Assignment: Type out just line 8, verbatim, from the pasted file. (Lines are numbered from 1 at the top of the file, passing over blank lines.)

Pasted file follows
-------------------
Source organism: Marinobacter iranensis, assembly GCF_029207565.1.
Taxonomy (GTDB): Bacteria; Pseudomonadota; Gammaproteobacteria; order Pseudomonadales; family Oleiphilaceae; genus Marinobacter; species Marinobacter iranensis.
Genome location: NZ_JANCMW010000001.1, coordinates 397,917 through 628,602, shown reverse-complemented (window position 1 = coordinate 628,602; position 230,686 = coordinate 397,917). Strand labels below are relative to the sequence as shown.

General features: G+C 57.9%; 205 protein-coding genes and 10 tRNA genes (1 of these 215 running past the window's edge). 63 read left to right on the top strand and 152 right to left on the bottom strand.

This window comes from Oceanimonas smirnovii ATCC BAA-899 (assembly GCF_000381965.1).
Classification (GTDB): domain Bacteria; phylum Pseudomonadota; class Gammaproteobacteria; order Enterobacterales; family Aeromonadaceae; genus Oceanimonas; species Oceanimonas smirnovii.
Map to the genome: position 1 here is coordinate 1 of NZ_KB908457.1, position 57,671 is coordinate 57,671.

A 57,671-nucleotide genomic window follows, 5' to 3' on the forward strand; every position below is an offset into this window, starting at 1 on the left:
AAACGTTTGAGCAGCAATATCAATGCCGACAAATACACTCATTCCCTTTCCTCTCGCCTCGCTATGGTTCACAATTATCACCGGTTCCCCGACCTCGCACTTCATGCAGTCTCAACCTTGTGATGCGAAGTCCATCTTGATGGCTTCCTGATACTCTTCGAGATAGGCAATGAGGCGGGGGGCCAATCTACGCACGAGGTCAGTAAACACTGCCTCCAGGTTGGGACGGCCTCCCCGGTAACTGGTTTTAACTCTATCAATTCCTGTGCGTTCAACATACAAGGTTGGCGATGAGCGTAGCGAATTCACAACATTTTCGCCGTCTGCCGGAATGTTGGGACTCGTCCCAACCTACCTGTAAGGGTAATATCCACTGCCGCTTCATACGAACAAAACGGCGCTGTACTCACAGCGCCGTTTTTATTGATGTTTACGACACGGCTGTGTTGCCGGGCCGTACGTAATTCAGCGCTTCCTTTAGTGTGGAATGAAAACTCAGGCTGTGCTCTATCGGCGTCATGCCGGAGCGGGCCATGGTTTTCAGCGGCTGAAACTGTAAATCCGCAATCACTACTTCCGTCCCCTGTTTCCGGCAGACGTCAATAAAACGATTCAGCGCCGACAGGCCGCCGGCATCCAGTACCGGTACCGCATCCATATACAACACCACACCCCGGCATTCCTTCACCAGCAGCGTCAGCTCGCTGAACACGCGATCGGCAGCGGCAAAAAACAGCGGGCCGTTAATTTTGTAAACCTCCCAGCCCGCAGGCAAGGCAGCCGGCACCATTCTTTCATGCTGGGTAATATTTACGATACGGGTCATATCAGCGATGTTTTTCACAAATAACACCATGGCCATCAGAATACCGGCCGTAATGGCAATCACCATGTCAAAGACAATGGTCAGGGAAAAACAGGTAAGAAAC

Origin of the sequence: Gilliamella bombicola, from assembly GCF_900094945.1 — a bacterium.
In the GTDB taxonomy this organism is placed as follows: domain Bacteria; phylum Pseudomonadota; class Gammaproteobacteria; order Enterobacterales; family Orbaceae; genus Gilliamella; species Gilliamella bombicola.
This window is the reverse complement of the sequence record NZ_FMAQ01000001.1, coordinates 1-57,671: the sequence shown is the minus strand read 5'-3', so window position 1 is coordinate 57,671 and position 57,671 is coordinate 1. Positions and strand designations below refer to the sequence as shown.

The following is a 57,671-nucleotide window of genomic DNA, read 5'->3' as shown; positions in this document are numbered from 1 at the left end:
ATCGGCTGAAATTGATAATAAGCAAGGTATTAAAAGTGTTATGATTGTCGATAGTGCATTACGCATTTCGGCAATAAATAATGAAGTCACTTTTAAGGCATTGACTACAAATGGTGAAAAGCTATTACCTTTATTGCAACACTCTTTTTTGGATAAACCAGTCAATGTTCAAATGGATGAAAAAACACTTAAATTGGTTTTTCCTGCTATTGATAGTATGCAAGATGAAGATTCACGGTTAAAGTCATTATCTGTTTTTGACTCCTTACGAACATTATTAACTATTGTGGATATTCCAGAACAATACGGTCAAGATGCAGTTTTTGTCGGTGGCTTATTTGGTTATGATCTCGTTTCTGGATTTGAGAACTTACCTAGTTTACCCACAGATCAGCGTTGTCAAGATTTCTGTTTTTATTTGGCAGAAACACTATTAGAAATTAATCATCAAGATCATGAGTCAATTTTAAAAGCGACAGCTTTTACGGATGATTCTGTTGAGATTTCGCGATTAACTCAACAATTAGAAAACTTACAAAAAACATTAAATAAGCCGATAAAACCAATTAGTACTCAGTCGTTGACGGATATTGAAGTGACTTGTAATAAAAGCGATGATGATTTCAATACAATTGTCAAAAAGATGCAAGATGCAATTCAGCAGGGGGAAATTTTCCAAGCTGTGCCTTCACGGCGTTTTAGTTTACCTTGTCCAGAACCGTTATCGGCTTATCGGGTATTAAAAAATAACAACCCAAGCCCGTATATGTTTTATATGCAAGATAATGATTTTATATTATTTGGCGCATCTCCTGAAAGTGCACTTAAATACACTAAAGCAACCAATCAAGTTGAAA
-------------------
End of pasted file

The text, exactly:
A 57,671-nucleotide genomic window follows, 5' to 3' on the forward strand; every position below is an offset into this window, starting at 1 on the left: